To do that, you’ll need to give your website a chance of showing up in the results pages for the things that your customers will be searching for.
To get an idea of the kinds of terms you should be optimizing for, consider using a free tool like Ubersuggest.
All you have to do is type in the website name of one of your competitors and Ubersuggest will give you a bunch of keyword ideas.
But even without using a search tool, you can come with a fairly long list of keywords on your own. Here are a few ideas for the types of keywords that you’ll want to optimize for.
Cities In Which You Do Business
If you want people in your local area to be able to find you online, you must make sure that the cities you serve are listed on your website. By just doing this one thing, you may be able to immediately outperform some of your competitors.
When I searched for “coffee shop in Daytona beach” most of the results on page one were for directories or review sites. But one individual coffee shop was able to worm its way into the mix.
Notice that this coffee shop was really smart about how it optimized for the term “Daytona Beach.” Not only did they make sure to include it on their home page, but they made sure that it was on their title and meta description as well (more on those later).
Also, if it’s possible, you may want to try including the name of the city in your site URL too. For example, Daytonapoolservice.com was even able to outperform Yelp listings for the search term “Daytona Beach pool cleaner.”
Do you know what’s really interesting? That’s not even the name that the business actually goes by in our local area.
But the business owner was smart enough to snap up that URL name because they knew that it would help with local SEO results. You may be able to do something similar with your small business.
Products And Services Offered
Take a minute to list all of your main products and services. Now ask yourself, “Are all these products and services listed somewhere on my site?”
If not, you’re wasting an opportunity to drive more traffic to your business. Just for fun, I decided to search for “Dim Sum Daytona Beach.” This mom-and-pop restaurant was able to land near the top of the search results.
But how did they rank for this term? I was curious. I clicked on their website and discovered that they listed their entire menu on their site. And guess what one of the menu items was? Dim Sum.
Now consider the fact that a similar search scenario could play out for every item on their menu. Just by adding their menu to their site, they give themselves a fighting chance to rank for a ton of long-tail keywords. And that’s smart.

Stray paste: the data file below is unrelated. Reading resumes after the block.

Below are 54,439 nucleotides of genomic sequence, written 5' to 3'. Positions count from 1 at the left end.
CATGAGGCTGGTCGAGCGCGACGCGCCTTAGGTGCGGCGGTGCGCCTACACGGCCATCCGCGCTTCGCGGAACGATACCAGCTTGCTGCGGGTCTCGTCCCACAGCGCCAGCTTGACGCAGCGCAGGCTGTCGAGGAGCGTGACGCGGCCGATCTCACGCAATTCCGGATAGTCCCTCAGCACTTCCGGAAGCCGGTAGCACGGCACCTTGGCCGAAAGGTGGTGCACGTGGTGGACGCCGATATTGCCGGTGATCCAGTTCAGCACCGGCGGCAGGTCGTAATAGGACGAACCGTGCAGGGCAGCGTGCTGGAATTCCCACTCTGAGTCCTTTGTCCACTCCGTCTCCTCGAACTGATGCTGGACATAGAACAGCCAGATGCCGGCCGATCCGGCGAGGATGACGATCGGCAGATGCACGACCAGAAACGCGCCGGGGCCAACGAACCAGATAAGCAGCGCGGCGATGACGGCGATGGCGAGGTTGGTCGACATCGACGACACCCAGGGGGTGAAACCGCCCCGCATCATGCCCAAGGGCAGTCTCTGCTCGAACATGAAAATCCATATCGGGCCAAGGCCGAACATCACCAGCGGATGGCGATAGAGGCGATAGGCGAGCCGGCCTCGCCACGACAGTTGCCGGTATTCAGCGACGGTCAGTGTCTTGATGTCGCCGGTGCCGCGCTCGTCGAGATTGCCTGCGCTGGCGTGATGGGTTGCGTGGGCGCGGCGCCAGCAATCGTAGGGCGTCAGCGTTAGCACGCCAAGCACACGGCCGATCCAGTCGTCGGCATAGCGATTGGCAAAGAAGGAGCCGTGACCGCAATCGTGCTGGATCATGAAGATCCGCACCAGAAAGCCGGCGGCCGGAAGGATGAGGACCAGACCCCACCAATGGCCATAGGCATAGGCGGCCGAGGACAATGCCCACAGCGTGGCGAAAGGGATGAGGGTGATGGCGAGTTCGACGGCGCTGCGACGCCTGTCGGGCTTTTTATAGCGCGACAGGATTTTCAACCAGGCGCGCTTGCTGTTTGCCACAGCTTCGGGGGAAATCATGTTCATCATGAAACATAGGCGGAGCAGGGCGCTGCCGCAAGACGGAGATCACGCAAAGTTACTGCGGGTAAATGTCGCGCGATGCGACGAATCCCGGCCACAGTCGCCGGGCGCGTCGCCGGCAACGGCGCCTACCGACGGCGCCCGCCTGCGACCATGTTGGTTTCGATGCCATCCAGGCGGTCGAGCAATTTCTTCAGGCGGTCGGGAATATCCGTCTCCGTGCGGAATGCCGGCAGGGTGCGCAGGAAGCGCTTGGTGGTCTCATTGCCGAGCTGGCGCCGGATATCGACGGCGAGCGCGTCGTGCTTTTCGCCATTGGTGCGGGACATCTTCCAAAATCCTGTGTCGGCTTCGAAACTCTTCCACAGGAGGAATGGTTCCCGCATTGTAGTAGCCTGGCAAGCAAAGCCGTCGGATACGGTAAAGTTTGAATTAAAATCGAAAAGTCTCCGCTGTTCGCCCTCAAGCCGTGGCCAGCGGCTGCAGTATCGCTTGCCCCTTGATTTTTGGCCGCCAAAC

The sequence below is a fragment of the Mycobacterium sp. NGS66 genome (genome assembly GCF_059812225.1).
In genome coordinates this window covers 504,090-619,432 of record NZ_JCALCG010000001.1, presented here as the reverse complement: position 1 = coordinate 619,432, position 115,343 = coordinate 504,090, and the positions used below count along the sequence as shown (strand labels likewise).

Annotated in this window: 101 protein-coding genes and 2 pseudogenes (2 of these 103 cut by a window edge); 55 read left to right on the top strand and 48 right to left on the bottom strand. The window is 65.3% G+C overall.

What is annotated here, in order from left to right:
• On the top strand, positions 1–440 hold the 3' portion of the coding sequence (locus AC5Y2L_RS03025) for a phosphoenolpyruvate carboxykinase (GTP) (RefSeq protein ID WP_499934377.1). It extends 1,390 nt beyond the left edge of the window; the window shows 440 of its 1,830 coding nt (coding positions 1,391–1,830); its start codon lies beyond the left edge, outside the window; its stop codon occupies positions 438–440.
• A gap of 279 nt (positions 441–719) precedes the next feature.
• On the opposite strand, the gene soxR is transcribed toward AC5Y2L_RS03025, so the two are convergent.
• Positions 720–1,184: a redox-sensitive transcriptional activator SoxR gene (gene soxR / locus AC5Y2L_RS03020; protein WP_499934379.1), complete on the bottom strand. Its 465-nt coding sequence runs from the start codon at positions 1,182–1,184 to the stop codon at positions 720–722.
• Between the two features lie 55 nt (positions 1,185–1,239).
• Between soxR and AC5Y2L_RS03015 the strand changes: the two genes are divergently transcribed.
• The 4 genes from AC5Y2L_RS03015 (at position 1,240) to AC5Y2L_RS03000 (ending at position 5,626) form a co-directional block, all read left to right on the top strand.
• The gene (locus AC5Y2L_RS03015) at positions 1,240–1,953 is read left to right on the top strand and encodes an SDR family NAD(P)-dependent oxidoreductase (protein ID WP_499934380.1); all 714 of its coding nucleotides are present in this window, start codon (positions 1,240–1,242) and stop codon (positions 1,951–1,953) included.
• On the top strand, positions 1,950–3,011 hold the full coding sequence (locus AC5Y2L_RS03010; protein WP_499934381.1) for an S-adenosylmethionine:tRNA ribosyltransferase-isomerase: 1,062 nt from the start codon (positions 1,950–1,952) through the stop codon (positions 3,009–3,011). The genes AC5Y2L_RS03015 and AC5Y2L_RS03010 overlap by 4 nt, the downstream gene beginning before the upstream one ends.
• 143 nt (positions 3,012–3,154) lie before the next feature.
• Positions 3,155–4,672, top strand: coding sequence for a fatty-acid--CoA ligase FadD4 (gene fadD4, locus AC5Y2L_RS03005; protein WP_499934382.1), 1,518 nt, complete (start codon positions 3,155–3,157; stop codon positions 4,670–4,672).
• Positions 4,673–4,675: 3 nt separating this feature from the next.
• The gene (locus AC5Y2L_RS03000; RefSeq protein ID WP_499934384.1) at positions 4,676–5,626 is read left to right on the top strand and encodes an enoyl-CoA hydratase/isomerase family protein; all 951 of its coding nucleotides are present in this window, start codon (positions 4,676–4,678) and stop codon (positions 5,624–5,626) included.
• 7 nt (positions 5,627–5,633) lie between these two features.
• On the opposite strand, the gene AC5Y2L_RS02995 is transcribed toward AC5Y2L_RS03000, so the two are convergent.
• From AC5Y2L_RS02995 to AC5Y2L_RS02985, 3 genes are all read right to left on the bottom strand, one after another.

Amenities And Extra Benefits
Ok, so you’ve listed all of your products and services on your site. But what are some other things that potential customers may search for?
For example, chances are high that most coffee shops offer free wi-fi today. But how many coffee shops aren’t listing that anywhere on their site?
I did a quick search for “Daytona beach coffee shop free wifi” to see. Only one non-directory site was able to make the first page.
And do you know what’s crazy? This coffee shop isn’t even open anymore! So that tells that a lot of coffee shop owners are missing out on this SEO opportunity.
When I searched for “Daytona Beach gym with childcare” the first individual gym listing was a Facebook page.
And you’ll notice that the next two gyms listed weren’t even located in Daytona Beach.
And in case you’re wondering, yes, there are several other gyms that offer childcare in our area. But they’re just not advertising that service well on their sites.
Related Article: How To Use Social Media To Grow Your Business
5. Optimize The Title And Meta Descriptions For Each Page
Ok, so we’ve talked about why it’s so important to target for the right keywords on your pages. But now we’re going to go a little deeper and talk about your title and meta descriptions.
Google pays extra close attention to both of these so they can have a big effect on your rankings. Many people spend time thinking about their page titles. But not as many people think about their meta descriptions.
If you’re not even sure what the “meta description,” is, it’s the areas boxed in red below.
Many people don’t realize that they can create a custom meta description, but you can. If you don’t provide one, Google will just populate that area with whatever content it wants to choose from your site.
Even if you do set a meta description, there’s no guarantee that Google will use it 100% of the time. But in my experience, they usually do.
From what I can tell, the only pet clinic from the list above who’s using a custom meta description is the one at the very bottom. How can I tell? Because only their meta description reads as a complete, intelligible sentence.
Creating a custom meta description will probably only take you less than one minute per page. But it gives you a chance to include your target keywords another time and could give the extra SEO juice that you need to get on page one.
6. Ask For Other Businesses To Link To Your Site
Whenever another website links to your site, that’s called a backlink. In blogging, backlinks are incredibly important.
Honestly, I don’t think backlinks are as crucial for local businesses as some of the other strategies that we’ve discussed already.
But it definitely can’t hurt to collect a few links whenever you can! One way to get a backlink is to ask businesses that you work if they’ll link to your site.
For example, if you’re a coffee shop, you could ask the manufacturer of your coffee products to list your business as one of their customers. It helps the manufacturer build credibility and it gets you a backlink to your site!
7. Create A Content Marketing Strategy
Ok, I told you that this article wasn’t going to be about blogging. But I guess I fudged the truth just a tad. The truth is that a targeted and focused blog can be a big of your overall SEO for small business strategy.
While blogging may never be a big income generator on its own, creating strong content that relates to your niche could be a great way to generate leads.
Related article: Why You Should Be Using Text and Email To Market Your Business
Interest in content marketing but don’t where to start? Check out this video with five tips to get you started.
You Can Do SEO for Small Business!
You don’t need to have a marketing degree to thrive with SEO for small business. It really all boils down to knowing what your target customer will be searching for and doing your best to provide the answers on your site.